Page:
Loan pattern in Java (a.k.a lender lendee pattern)

This post is about implementing loan pattern in Java.

Use Case

Implement separation between the code that holds resource from that of accessing it such that the accessing code doesn’t need to manage the resources. The use case mentioned holds true when we write code to read/write to a file or querying SQL / NOSQL dbs. There are certainly API’s handled this with the help of AOP. But I thought if a pattern based approach could help us to deal with these kind of use case, that’s where I came to know about Loan Pattern (a.k.a lender lendee pattern).
 

What it does

Loan pattern takes a “lending approach” i.e the code which keep hold of the resources “lends” if to the calling code. The lender (a.k.a code which holds resources) manages the resources once the lendee (code accessing the resource) has used it (with no interest ). Lets get in to lender code:

/**
 * This class is an illustration of using loan pattern(a.k.a lender-lendee pattern) 
 * @author prassee
 */
public class IOResourceLender {

	/**
	 * Interface to write data to the buffer. Clients using this
	 * class should provide impl of this interface 
	 * @author sysadmin
	 *
	 */
	public interface WriteBlock {
		void call(BufferedWriter writer) throws IOException;
	}

	/**
	 * Interface to read data from the buffer. Clients using this
	 * class should provide impl of this interface
	 * @author sysadmin
	 *
	 */
	public interface ReadBlock {
		void call(BufferedReader reader) throws IOException;
	}

	/**
	 * method which loans / lends the resource. Here {@link FileWriter} is the 
	 * resource lent. The resource is managed for the given impl of {@link WriteBlock}
	 *  
	 * @param fileName
	 * @param block
	 * @throws IOException
	 */
	public static void writeUsing(String fileName, WriteBlock block)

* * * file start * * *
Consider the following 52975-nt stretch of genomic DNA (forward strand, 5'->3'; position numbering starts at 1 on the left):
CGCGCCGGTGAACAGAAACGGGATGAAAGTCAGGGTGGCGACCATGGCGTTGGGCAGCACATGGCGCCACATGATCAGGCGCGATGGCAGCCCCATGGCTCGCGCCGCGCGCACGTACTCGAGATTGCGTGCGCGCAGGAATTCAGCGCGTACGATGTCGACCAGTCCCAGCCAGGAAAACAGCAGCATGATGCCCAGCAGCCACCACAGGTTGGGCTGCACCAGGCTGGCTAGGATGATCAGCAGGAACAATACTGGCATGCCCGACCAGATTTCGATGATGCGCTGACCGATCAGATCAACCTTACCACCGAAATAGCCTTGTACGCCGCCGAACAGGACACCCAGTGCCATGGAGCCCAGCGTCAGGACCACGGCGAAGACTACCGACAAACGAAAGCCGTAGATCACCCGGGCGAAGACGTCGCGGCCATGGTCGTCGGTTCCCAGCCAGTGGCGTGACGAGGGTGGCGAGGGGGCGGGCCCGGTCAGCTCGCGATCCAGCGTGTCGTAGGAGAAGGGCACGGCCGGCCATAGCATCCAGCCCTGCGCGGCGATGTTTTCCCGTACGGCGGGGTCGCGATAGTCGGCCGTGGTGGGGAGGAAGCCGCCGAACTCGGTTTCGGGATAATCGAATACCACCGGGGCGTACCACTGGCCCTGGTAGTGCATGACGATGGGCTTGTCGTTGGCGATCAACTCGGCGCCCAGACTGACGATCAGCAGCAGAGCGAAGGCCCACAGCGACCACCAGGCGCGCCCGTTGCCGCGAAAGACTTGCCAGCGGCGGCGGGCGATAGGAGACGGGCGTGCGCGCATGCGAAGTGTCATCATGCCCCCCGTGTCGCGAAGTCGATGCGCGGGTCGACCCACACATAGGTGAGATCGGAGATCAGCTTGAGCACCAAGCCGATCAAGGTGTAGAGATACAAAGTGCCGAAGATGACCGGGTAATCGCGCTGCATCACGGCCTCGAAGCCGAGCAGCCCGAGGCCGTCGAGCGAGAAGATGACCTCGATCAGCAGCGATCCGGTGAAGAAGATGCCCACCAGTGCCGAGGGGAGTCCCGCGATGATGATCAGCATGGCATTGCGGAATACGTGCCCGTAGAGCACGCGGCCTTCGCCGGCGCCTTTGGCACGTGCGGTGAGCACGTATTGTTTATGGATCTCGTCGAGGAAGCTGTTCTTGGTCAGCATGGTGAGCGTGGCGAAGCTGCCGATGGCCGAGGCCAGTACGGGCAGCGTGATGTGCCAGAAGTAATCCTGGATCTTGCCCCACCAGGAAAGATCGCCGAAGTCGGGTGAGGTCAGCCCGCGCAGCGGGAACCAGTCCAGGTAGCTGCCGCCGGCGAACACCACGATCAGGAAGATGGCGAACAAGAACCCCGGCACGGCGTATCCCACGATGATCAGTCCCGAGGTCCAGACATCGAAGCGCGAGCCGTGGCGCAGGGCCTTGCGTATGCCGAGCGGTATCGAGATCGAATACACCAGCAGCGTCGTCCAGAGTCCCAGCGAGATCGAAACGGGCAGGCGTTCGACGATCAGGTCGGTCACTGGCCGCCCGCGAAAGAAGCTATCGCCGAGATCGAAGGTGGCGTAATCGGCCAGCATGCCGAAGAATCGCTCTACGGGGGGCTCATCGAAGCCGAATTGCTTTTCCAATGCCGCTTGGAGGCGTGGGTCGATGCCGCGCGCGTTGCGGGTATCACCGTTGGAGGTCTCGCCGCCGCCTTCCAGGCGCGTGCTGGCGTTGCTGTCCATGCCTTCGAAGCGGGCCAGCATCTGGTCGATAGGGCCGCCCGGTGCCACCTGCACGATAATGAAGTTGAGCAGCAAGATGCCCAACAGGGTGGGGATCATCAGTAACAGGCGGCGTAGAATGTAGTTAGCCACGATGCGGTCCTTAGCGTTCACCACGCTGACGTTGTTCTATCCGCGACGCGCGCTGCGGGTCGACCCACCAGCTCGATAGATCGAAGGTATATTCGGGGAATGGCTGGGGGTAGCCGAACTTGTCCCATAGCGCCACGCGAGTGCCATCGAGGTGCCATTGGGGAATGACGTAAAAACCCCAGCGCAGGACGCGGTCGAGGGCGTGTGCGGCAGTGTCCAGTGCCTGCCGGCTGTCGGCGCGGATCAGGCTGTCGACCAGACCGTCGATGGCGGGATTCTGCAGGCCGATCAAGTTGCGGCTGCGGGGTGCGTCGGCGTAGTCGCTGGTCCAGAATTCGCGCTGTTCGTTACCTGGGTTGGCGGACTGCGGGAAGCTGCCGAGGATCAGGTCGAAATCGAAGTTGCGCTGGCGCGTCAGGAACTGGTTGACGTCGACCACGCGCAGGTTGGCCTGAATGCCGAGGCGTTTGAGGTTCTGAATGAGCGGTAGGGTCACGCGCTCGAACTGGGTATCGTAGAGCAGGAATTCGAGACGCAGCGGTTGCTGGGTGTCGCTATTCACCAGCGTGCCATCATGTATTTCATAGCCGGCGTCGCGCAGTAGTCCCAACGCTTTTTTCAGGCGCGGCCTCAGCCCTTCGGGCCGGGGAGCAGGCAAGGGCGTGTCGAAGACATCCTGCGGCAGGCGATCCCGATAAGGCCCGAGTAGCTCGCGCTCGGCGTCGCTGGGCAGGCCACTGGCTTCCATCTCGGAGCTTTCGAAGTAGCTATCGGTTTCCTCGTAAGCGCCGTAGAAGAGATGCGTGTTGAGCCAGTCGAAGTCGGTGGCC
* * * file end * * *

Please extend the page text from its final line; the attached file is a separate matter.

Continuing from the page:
throws IOException {
		File csvFile = new File(fileName);
		if (!csvFile.exists()) {
			csvFile.createNewFile();
		}
		FileWriter fw = new FileWriter(csvFile.getAbsoluteFile(), true);
		BufferedWriter bufferedWriter = new BufferedWriter(fw);
		block.call(bufferedWriter);
		bufferedWriter.close();
	}

	/**
	 * method which loans / lends the resource. Here {@link FileReader} is the 
	 * resource lent. The resource is managed for 
	 * the given impl of {@link ReadBlock}
	 *  
	 * @param fileName
	 * @param block
	 * @throws IOException
	 */
	public static void readUsing(String fileName, ReadBlock block)
			throws IOException {
		File inputFile = new File(fileName);
		FileReader fileReader = new FileReader(inputFile.getAbsoluteFile());
		BufferedReader bufferedReader = new BufferedReader(fileReader);
		block.call(bufferedReader);
		bufferedReader.close();
	}
}

The lender code holds a FileWriter, the resource and we also expect an implementation of WriteBlock so that writeUsing method just calls the method on the WriteBlock interface which is enclosed within the managing the resource. One the client(lendee) side we provide an anonymous implementation of WriteBlock. Here is the lendee code, Iam just giving an method its up to the you to use it in the class which you may like.

public void writeColumnNameToMetaFile(final String attrName,
			String fileName, final String[] colNames) throws IOException {
		IOResourceLender.writeUsing(fileName,
				new IOResourceLender.WriteBlock() {
					public void call(BufferedWriter out) throws IOException {
						StringBuilder buffer = new StringBuilder();
						for (String string : colNames) {
							buffer.append(string);
							buffer.append(',');
						}
						out.append(attrName + ' = ' + buffer.toString());
						out.newLine();
					}
				});
	}

The example uses the loan pattern for a simple file IO operation. However this code could be further improved by providing abstract lenders and lendee.The code for this post is shared in the following gist https://gist.github.com/4481190 I welcome your comments and suggestions !!
 

Reference: Loan pattern in Java (a.k.a lender lendee pattern) from our JCG partner Prasanna Kumar at the Prassee on Scala blog.

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2 Responses to "Loan pattern in Java (a.k.a lender lendee pattern)"

  1. Christian Schlichtherle says:

    Note that you must close the streams in a finally-block, otherwise a file descriptor remains open if the Block.call() fails. In a long running server app, this may exhaust the OS resources and trigger a grinding halt.

  2. Young says:

    I usually use this pattern,but I never call “Loan pattern” and I don’t even call it what!

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